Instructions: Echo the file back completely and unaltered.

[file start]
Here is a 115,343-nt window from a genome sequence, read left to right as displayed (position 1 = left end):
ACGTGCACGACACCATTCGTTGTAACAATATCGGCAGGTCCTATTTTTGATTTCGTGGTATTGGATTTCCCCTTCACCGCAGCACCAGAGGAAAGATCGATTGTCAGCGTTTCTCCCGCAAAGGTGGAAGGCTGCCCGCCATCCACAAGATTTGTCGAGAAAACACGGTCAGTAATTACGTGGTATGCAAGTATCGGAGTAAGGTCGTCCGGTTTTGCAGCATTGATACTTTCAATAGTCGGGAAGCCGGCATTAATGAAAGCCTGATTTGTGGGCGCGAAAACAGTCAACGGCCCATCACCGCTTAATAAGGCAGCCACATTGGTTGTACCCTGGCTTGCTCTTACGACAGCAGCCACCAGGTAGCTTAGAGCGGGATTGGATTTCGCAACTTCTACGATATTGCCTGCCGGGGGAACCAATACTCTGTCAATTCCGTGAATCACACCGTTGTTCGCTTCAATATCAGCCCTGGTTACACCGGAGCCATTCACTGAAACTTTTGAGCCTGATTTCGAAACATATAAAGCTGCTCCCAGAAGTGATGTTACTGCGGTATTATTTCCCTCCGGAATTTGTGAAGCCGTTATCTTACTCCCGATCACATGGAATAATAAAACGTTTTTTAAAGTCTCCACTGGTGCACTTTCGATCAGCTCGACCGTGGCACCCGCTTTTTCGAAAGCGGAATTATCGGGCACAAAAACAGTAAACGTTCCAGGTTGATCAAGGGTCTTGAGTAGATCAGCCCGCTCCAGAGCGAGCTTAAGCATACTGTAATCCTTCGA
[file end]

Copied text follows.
Here is a 115,343-nt window from a genome sequence, read left to right as displayed (position 1 = left end):
ACGTGCACGACACCATTCGTTGTAACAATATCGGCAGGTCCTATTTTTGATTTCGTGGTATTGGATTTCCCCTTCACCGCAGCACCAGAGGAAAGATCGATTGTCAGCGTTTCTCCCGCAAAGGTGGAAGGCTGCCCGCCATCCACAAGATTTGTCGAGAAAACACGGTCAGTAATTACGTGGTATGCAAGTATCGGAGTAAGGTCGTCCGGTTTTGCAGCATTGATACTTTCAATAGTCGGGAAGCCGGCATTAATGAAAGCCTGATTTGTGGGCGCGAAAACAGTCAACGGCCCATCACCGCTTAATAAGGCAGCCACATTGGTTGTACCCTGGCTTGCTCTTACGACAGCAGCCACCAGGTAGCTTAGAGCGGGATTGGATTTCGCAACTTCTACGATATTGCCTGCCGGGGGAACCAATACTCTGTCAATTCCGTGAATCACACCGTTGTTCGCTTCAATATCAGCCCTGGTTACACCGGAGCCATTCACTGAAACTTTTGAGCCTGATTTCGAAACATATAAAGCTGCTCCCAGAAGTGATGTTACTGCGGTATTATTTCCCTCCGGAATTTGTGAAGCCGTTATCTTACTCCCGATCACATGGAATAATAAAACGTTTTTTAAAGTCTCCACTGGTGCACTTTCGATCAGCTCGACCGTGGCACCCGCTTTTTCGAAAGCGGAATTATCGGGCACAAAAACAGTAAACGTTCCAGGTTGATCAAGGGTCTTGAGTAGATCAGCCCGCTCCAGAGCGAGCTTAAGCATACTGTAATCCTTCGA